Bain: Companies should nurture ambition of women

06 November 2014

Experienced women that came into a company with the ambition to attain a job in the c-suite, lose this ambition after the first few years of their career. This loss in ambition is accompanied by a loss in confidence. According to Bain & Company, this is caused by a lack of support of supervisors and a lack of role models.

Bain & Company recently released a report in which it investigated gender parity and the differences in career paths between men and women in the US, and the reasons for these differences. The 2014 edition of the research focused particularly on the ambition to pursue a top management position (board, CEO level, and one or two levels below CEO) in a large company. For this research over 1,000 men and women in the US were interviewed from all career levels.

The research of the consulting firm shows that in the first two years of working at a firm more women than men aspire to become an executive. 43% of women want a job at the top management level, compared to 34% of men. The confidence of both sexes on their ability to reach such a job is equal at that stage. However, the research also shows that these numbers differ strongly with those of more experienced employees. Only 16% of experienced women aim for a job at the top, which is a loss of ambition of more than 60%. The ambition level of experienced male employees stays the same as that of newcomers. When looking at the ambition level of senior personnel, we see an increase of approximately 20% for both male and female senior employees, with women reaching a level of 35% and men of 56%. As a result of the loss of ambition among experienced women and an ever growing ambition among men, the gap in ambition levels between the sexes keeps growing.

B&C Aspirations to attain an executive position executive position

The consultants also researched the confidence levels of female and male employees to attain executive jobs. It is interesting to see that the confidence level for both men and women is the same in the first years, and while the confidence among experienced men drops slightly from 28% to 25%, the confidence among women is cut by half, leaving just 13% of women confident they will be able to land an executive job. The confidence level among senior personnel rises for both male and female employees. Men’s confidence level rises from 25% to 55%, which is almost the same level of men that have the ambition to attain such a job, showing men’s confidence at that level. Even though the level of confidence among women, which had dropped to a mere 13%, rises again to 29%, this is just slightly above their confidence level in the first two years of starting the job. Commenting on the numbers, Julie Coffman, Partner at Bain & Company and Chair of Bain’s Global Women’s Leadership Council, says: “The difference is striking, we need to unpack what is happening during those early to mid-level years of a career that is changing these aspiration and confidence levels so dramatically.”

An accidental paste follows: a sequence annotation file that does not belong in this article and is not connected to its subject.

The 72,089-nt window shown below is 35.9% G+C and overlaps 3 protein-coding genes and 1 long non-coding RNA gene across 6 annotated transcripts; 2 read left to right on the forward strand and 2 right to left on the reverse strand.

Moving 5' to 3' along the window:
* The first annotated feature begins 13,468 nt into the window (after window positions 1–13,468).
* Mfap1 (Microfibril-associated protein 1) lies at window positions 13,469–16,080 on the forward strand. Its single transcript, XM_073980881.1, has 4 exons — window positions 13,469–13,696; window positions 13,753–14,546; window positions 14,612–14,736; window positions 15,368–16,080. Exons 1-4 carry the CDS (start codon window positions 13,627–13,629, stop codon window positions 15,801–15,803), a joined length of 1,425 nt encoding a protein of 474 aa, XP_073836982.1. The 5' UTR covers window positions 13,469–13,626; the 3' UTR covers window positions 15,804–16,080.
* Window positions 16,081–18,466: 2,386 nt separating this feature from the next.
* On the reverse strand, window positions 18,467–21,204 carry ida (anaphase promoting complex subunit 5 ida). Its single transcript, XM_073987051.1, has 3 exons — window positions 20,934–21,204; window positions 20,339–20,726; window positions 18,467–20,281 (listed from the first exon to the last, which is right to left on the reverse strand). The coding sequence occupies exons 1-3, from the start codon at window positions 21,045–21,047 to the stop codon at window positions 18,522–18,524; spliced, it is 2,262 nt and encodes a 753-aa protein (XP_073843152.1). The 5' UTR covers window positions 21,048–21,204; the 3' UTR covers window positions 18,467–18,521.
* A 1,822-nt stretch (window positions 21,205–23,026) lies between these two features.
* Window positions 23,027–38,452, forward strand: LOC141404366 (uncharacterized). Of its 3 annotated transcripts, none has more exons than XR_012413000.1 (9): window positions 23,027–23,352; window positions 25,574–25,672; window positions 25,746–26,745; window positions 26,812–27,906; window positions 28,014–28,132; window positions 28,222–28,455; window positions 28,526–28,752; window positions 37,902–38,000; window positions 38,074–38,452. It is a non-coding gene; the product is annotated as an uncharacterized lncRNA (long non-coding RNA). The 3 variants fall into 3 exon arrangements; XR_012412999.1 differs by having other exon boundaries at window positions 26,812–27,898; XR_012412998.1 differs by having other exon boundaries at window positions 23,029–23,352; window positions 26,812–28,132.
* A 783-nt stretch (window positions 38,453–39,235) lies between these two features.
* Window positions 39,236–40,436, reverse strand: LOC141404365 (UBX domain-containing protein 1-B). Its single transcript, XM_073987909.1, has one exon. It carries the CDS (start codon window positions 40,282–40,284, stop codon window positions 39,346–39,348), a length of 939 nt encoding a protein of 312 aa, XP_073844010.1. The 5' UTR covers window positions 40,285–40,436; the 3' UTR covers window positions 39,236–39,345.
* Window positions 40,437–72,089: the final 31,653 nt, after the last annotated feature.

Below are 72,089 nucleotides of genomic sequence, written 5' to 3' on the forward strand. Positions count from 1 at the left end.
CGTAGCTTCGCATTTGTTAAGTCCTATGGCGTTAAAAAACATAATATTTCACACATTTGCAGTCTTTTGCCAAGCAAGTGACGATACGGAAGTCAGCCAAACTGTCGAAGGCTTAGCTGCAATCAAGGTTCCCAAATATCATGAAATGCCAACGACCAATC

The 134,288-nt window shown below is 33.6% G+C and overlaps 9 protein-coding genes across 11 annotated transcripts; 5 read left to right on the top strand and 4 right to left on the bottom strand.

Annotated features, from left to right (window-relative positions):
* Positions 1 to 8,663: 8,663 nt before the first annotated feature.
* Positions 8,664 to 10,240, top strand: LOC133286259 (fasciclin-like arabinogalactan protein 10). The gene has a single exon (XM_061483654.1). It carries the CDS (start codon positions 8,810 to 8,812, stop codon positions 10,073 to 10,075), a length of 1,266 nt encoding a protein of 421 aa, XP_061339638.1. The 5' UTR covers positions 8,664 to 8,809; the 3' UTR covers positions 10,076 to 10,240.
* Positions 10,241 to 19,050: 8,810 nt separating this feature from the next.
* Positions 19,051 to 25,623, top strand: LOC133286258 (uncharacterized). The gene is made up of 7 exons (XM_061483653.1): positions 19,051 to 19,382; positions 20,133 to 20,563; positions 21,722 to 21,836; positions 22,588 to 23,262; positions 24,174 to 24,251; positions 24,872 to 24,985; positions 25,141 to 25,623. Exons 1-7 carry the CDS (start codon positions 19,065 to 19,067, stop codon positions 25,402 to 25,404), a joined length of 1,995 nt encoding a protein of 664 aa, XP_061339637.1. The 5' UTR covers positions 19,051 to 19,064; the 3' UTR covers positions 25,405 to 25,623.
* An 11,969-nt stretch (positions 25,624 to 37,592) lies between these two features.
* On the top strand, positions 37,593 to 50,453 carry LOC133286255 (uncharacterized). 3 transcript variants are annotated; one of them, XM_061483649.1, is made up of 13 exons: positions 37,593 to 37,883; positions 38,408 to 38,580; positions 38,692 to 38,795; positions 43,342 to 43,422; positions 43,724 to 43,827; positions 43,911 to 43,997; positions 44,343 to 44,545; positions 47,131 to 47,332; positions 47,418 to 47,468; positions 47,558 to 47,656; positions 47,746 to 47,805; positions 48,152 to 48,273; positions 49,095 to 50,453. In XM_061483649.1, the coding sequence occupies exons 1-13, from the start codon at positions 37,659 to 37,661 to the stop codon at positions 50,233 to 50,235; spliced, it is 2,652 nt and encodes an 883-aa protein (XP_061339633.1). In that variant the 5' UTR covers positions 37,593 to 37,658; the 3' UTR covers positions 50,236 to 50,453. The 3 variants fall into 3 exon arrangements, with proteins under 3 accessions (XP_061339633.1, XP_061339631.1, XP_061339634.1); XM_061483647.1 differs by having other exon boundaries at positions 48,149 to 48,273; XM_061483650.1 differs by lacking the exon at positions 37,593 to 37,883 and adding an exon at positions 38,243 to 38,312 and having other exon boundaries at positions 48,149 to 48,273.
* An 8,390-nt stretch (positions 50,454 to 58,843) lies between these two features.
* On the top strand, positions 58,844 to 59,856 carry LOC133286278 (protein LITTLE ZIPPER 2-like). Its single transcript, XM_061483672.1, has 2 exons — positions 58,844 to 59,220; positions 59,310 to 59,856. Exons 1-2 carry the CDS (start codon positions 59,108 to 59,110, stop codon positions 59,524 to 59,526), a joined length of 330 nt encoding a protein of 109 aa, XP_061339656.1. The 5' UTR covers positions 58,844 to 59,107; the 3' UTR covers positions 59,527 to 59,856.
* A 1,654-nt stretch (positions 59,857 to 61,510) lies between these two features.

According to Bain, this is not caused by the easy explanations such as taking off time or working part-time to start families, because the marital and parental status among women who do and who do not aspire executive jobs did not significantly differ. The consultants state that the reason behind the drop in confidence and aspiration levels is the feeling of a lack of support from supervisors and the feeling of not fitting into stereotypes of success within a company.

Julie Coffman - Bain & Company

Bain’s research shows that to counter the lack of ambition of female employees, supervisors at a mid-management level should encourage a healthier work-life balance among employees. In addition, they should get to know their female employees in order to drive their loyalty and engagement. Another action to be taken is the expansion of the concept and definition of role models; women have far less role models than men when it comes to executives functions. “It’s convenient to point to the boardroom and say it’s a quick fix to appoint some leaders and we’re done. The harder work is at the mid-level when every day you have a supervisor and a supervisee interacting. You have those moments of truth where you are either nurturing those aspirations and cultivating that confidence or you are not,” adds Coffman.


Why leaders must balance technical expertise with soft skills

17 April 2019

Soft skills matter in the workplace just as much as technical expertise, writes Samantha Caine, Managing Director of Business Linked Teams.

For too long technical expertise has been seen as the marker of a strong candidate for development into a sales or leadership position. Sales and leadership candidates are tasked with demonstrating a diverse and wide-ranging set of technical skills, yet their aptitude in these technical skills or ‘hard skills’ cannot signify great leadership potential. This is why a healthy balance of soft skills and technical ability is required.